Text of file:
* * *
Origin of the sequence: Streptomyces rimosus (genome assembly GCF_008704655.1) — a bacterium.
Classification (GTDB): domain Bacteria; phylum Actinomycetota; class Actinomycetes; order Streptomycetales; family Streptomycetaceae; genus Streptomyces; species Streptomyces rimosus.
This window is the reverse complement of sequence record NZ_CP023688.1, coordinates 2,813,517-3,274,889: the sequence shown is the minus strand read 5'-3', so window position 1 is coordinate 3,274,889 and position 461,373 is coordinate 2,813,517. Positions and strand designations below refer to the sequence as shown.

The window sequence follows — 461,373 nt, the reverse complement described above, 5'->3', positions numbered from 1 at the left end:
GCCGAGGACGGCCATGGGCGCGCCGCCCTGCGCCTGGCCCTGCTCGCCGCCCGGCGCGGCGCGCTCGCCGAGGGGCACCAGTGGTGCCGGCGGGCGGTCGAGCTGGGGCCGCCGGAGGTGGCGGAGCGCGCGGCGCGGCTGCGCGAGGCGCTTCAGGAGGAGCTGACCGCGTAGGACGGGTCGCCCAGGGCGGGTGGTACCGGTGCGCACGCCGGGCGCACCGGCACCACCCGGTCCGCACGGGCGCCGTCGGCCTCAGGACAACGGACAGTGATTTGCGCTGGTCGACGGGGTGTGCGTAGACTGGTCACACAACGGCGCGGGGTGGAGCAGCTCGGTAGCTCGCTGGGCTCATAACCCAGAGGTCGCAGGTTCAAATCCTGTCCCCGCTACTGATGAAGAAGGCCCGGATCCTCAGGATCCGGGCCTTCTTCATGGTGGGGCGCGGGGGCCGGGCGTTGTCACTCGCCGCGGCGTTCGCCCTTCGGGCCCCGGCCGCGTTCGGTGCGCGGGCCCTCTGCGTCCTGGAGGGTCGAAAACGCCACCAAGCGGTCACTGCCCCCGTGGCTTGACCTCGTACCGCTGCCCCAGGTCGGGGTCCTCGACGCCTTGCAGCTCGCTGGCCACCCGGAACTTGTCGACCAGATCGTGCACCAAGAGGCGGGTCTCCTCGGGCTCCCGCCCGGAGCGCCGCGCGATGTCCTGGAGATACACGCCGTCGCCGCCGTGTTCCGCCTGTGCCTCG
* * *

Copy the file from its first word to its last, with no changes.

Origin of the sequence: Streptomyces rimosus (genome assembly GCF_008704655.1) — a bacterium.
Classification (GTDB): domain Bacteria; phylum Actinomycetota; class Actinomycetes; order Streptomycetales; family Streptomycetaceae; genus Streptomyces; species Streptomyces rimosus.
This window is the reverse complement of sequence record NZ_CP023688.1, coordinates 2,813,517-3,274,889: the sequence shown is the minus strand read 5'-3', so window position 1 is coordinate 3,274,889 and position 461,373 is coordinate 2,813,517. Positions and strand designations below refer to the sequence as shown.

The window sequence follows — 461,373 nt, the reverse complement described above, 5'->3', positions numbered from 1 at the left end:
GCCGAGGACGGCCATGGGCGCGCCGCCCTGCGCCTGGCCCTGCTCGCCGCCCGGCGCGGCGCGCTCGCCGAGGGGCACCAGTGGTGCCGGCGGGCGGTCGAGCTGGGGCCGCCGGAGGTGGCGGAGCGCGCGGCGCGGCTGCGCGAGGCGCTTCAGGAGGAGCTGACCGCGTAGGACGGGTCGCCCAGGGCGGGTGGTACCGGTGCGCACGCCGGGCGCACCGGCACCACCCGGTCCGCACGGGCGCCGTCGGCCTCAGGACAACGGACAGTGATTTGCGCTGGTCGACGGGGTGTGCGTAGACTGGTCACACAACGGCGCGGGGTGGAGCAGCTCGGTAGCTCGCTGGGCTCATAACCCAGAGGTCGCAGGTTCAAATCCTGTCCCCGCTACTGATGAAGAAGGCCCGGATCCTCAGGATCCGGGCCTTCTTCATGGTGGGGCGCGGGGGCCGGGCGTTGTCACTCGCCGCGGCGTTCGCCCTTCGGGCCCCGGCCGCGTTCGGTGCGCGGGCCCTCTGCGTCCTGGAGGGTCGAAAACGCCACCAAGCGGTCACTGCCCCCGTGGCTTGACCTCGTACCGCTGCCCCAGGTCGGGGTCCTCGACGCCTTGCAGCTCGCTGGCCACCCGGAACTTGTCGACCAGATCGTGCACCAAGAGGCGGGTCTCCTCGGGCTCCCGCCCGGAGCGCCGCGCGATGTCCTGGAGATACACGCCGTCGCCGCCGTGTTCCGCCTGTGCCTCG